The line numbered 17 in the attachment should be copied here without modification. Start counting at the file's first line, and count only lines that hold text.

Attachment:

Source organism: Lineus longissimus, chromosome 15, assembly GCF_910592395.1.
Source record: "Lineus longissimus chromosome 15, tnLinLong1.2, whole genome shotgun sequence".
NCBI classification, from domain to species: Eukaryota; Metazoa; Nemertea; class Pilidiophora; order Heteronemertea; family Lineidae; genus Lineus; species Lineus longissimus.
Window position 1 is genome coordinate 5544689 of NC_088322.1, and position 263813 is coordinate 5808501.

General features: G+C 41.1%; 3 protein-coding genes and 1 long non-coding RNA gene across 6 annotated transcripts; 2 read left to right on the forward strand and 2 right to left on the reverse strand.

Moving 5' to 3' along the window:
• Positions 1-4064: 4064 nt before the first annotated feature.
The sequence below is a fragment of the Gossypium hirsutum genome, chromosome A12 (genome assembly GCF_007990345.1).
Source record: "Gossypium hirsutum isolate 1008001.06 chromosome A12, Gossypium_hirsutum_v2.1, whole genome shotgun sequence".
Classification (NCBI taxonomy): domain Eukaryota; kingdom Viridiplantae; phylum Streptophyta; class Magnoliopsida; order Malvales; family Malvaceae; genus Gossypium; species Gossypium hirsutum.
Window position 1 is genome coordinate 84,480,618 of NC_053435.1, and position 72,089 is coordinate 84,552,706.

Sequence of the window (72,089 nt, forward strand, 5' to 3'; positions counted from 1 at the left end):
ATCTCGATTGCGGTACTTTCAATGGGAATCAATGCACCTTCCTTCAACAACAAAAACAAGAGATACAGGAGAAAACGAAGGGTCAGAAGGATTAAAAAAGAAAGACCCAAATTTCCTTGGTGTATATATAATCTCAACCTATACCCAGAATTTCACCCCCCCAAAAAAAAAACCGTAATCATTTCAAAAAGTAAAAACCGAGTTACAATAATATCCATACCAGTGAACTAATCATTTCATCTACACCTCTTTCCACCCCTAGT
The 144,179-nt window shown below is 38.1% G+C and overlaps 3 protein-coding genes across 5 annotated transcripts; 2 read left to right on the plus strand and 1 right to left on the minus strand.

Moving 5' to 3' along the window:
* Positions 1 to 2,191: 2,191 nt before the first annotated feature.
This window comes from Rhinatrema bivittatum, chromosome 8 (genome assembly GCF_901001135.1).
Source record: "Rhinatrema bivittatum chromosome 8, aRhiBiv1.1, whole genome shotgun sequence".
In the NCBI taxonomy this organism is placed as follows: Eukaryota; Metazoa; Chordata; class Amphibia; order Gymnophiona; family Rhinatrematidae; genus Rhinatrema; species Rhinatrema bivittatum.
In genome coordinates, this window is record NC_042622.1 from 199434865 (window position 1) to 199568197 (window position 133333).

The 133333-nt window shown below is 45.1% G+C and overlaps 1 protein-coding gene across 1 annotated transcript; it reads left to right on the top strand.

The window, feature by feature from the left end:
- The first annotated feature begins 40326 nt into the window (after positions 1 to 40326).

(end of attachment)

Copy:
This window comes from Rhinatrema bivittatum, chromosome 8 (genome assembly GCF_901001135.1).